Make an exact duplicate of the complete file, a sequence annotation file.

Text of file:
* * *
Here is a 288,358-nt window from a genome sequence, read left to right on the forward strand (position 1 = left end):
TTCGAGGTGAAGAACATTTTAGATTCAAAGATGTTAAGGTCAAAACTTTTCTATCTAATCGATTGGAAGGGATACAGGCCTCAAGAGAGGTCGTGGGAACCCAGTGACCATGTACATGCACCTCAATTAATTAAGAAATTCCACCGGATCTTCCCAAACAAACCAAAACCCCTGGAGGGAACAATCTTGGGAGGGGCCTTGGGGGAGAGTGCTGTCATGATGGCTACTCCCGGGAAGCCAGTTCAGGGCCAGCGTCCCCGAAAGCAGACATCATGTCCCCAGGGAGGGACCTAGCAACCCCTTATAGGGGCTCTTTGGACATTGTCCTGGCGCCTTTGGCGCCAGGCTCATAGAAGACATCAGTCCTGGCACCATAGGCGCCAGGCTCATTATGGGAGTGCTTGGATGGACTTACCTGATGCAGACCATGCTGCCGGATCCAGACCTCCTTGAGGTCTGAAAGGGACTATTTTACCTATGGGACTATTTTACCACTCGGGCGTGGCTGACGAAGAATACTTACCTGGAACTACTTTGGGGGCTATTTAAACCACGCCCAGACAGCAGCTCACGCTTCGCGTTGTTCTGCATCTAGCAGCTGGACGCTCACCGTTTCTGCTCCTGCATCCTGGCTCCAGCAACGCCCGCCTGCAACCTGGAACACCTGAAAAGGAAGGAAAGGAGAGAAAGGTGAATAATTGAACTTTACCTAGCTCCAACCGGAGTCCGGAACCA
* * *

Here is a 288,358-nt window from a genome sequence, read left to right on the forward strand (position 1 = left end):
TTCGAGGTGAAGAACATTTTAGATTCAAAGATGTTAAGGTCAAAACTTTTCTATCTAATCGATTGGAAGGGATACAGGCCTCAAGAGAGGTCGTGGGAACCCAGTGACCATGTACATGCACCTCAATTAATTAAGAAATTCCACCGGATCTTCCCAAACAAACCAAAACCCCTGGAGGGAACAATCTTGGGAGGGGCCTTGGGGGAGAGTGCTGTCATGATGGCTACTCCCGGGAAGCCAGTTCAGGGCCAGCGTCCCCGAAAGCAGACATCATGTCCCCAGGGAGGGACCTAGCAACCCCTTATAGGGGCTCTTTGGACATTGTCCTGGCGCCTTTGGCGCCAGGCTCATAGAAGACATCAGTCCTGGCACCATAGGCGCCAGGCTCATTATGGGAGTGCTTGGATGGACTTACCTGATGCAGACCATGCTGCCGGATCCAGACCTCCTTGAGGTCTGAAAGGGACTATTTTACCTATGGGACTATTTTACCACTCGGGCGTGGCTGACGAAGAATACTTACCTGGAACTACTTTGGGGGCTATTTAAACCACGCCCAGACAGCAGCTCACGCTTCGCGTTGTTCTGCATCTAGCAGCTGGACGCTCACCGTTTCTGCTCCTGCATCCTGGCTCCAGCAACGCCCGCCTGCAACCTGGAACACCTGAAAAGGAAGGAAAGGAGAGAAAGGTGAATAATTGAACTTTACCTAGCTCCAACCGGAGTCCGGAACCA